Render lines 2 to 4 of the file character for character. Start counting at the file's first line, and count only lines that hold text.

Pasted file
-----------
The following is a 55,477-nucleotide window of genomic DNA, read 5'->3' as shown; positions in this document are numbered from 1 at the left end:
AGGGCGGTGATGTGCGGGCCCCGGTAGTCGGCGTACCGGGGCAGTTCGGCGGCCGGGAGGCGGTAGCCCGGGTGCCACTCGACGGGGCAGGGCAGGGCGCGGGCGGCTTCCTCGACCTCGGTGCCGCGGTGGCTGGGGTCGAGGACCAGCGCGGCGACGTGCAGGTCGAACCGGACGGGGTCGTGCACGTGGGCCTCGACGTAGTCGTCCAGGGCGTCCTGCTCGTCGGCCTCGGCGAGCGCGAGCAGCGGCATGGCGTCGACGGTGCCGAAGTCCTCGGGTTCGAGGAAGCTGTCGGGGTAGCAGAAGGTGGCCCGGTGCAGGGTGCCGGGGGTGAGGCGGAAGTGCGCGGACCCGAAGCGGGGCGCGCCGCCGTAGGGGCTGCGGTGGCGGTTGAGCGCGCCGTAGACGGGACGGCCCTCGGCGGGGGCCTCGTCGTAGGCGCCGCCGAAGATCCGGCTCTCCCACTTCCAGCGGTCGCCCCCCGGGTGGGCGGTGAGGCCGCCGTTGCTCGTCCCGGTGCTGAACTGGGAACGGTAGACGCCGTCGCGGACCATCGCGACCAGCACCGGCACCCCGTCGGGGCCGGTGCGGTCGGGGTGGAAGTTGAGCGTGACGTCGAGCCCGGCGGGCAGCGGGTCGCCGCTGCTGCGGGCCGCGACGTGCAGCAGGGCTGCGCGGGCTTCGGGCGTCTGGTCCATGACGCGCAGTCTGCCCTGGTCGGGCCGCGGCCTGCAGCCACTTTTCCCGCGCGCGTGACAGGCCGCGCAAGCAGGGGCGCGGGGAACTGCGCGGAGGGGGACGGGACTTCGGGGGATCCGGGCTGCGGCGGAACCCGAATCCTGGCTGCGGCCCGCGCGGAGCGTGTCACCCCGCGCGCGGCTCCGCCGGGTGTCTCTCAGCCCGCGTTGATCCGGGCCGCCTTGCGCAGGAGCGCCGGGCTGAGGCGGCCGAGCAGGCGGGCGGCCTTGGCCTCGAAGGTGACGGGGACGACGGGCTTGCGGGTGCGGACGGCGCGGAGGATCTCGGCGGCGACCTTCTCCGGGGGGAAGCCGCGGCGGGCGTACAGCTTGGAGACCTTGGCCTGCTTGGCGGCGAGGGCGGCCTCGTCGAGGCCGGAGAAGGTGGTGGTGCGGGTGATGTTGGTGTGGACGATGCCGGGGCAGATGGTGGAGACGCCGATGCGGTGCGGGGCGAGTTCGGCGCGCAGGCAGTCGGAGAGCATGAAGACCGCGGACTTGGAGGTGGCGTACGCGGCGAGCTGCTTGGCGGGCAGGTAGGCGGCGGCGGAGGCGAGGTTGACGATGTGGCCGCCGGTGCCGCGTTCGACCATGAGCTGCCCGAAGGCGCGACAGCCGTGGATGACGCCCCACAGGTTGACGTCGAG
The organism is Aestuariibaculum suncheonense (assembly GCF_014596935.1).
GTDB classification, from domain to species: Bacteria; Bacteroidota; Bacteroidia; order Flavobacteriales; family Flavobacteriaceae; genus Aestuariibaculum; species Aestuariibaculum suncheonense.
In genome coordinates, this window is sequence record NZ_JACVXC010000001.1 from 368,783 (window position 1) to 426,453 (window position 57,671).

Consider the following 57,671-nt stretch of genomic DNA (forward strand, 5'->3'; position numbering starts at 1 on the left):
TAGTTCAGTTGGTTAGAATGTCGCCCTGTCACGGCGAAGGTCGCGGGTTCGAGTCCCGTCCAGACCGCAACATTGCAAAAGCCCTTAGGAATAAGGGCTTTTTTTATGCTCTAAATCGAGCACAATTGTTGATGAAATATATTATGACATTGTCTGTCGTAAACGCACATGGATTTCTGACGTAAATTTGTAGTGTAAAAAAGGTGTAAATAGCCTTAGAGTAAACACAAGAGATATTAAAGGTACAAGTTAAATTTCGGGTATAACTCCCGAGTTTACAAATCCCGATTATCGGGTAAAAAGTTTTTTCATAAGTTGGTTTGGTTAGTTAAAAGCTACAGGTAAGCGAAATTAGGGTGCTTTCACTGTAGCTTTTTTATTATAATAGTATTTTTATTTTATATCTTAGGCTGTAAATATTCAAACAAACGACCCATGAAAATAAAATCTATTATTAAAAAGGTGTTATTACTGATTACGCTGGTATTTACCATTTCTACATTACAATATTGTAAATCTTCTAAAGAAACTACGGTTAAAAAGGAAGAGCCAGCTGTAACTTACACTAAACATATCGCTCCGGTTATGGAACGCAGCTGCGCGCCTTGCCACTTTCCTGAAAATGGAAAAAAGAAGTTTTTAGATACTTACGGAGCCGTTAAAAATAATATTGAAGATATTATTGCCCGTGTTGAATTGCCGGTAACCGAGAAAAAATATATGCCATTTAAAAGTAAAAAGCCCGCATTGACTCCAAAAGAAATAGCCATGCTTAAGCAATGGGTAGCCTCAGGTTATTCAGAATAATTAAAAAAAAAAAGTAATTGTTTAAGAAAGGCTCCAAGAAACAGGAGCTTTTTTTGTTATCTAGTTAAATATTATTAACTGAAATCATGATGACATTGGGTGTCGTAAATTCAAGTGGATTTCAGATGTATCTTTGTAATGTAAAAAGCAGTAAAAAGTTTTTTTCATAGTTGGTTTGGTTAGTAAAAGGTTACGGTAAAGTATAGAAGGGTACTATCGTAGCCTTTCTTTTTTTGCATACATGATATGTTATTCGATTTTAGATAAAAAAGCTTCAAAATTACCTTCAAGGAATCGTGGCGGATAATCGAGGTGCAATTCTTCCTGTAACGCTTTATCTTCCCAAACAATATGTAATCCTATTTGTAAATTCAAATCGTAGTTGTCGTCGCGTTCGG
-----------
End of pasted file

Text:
AGGGCGGTGATGTGCGGGCCCCGGTAGTCGGCGTACCGGGGCAGTTCGGCGGCCGGGAGGCGGTAGCCCGGGTGCCACTCGACGGGGCAGGGCAGGGCGCGGGCGGCTTCCTCGACCTCGGTGCCGCGGTGGCTGGGGTCGAGGACCAGCGCGGCGACGTGCAGGTCGAACCGGACGGGGTCGTGCACGTGGGCCTCGACGTAGTCGTCCAGGGCGTCCTGCTCGTCGGCCTCGGCGAGCGCGAGCAGCGGCATGGCGTCGACGGTGCCGAAGTCCTCGGGTTCGAGGAAGCTGTCGGGGTAGCAGAAGGTGGCCCGGTGCAGGGTGCCGGGGGTGAGGCGGAAGTGCGCGGACCCGAAGCGGGGCGCGCCGCCGTAGGGGCTGCGGTGGCGGTTGAGCGCGCCGTAGACGGGACGGCCCTCGGCGGGGGCCTCGTCGTAGGCGCCGCCGAAGATCCGGCTCTCCCACTTCCAGCGGTCGCCCCCCGGGTGGGCGGTGAGGCCGCCGTTGCTCGTCCCGGTGCTGAACTGGGAACGGTAGACGCCGTCGCGGACCATCGCGACCAGCACCGGCACCCCGTCGGGGCCGGTGCGGTCGGGGTGGAAGTTGAGCGTGACGTCGAGCCCGGCGGGCAGCGGGTCGCCGCTGCTGCGGGCCGCGACGTGCAGCAGGGCTGCGCGGGCTTCGGGCGTCTGGTCCATGACGCGCAGTCTGCCCTGGTCGGGCCGCGGCCTGCAGCCACTTTTCCCGCGCGCGTGACAGGCCGCGCAAGCAGGGGCGCGGGGAACTGCGCGGAGGGGGACGGGACTTCGGGGGATCCGGGCTGCGGCGGAACCCGAATCCTGGCTGCGGCCCGCGCGGAGCGTGTCACCCCGCGCGCGGCTCCGCCGGGTGTCTCTCAGCCCGCGTTGATCCGGGCCGCCTTGCGCAGGAGCGCCGGGCTGAGGCGGCCGAGCAGGCGGGCGGCCTTGGCCTCGAAGGTGACGGGGACGACGGGCTTGCGGGTGCGGACGGCGCGGAGGATCTCGGCGGCGACCTTCTCCGGGGGGAAGCCGCGGCGGGCGTACAGCTTGGAGACCTTGGCCTGCTTGGCGGCGAGGGCGGCCTCGTCGAGGCCGGAGAAGGTGGTGGTGCGGGTGATGTTGGTGTGGACGATGCCGGGGCAGATGGTGGAGACGCCGATGCGGTGCGGGGCGAGTTCGGCGCGCAGGCAGTCGGAGAGCATGAAGACCGCGGACTTGGAGGTGGCGTACGCGGCGAGCTGCTTGGCGGGCAGGTAGGCGGCGGCGGAGGCGAGGTTGACGATGTGGCCGCCGGTGCCGCGTTCGACCATGAGCTGCCCGAAGGCGCGACAGCCGTGGATGACGCCCCACAGGTTGACGTCGAG
The organism is Aestuariibaculum suncheonense (assembly GCF_014596935.1).
GTDB classification, from domain to species: Bacteria; Bacteroidota; Bacteroidia; order Flavobacteriales; family Flavobacteriaceae; genus Aestuariibaculum; species Aestuariibaculum suncheonense.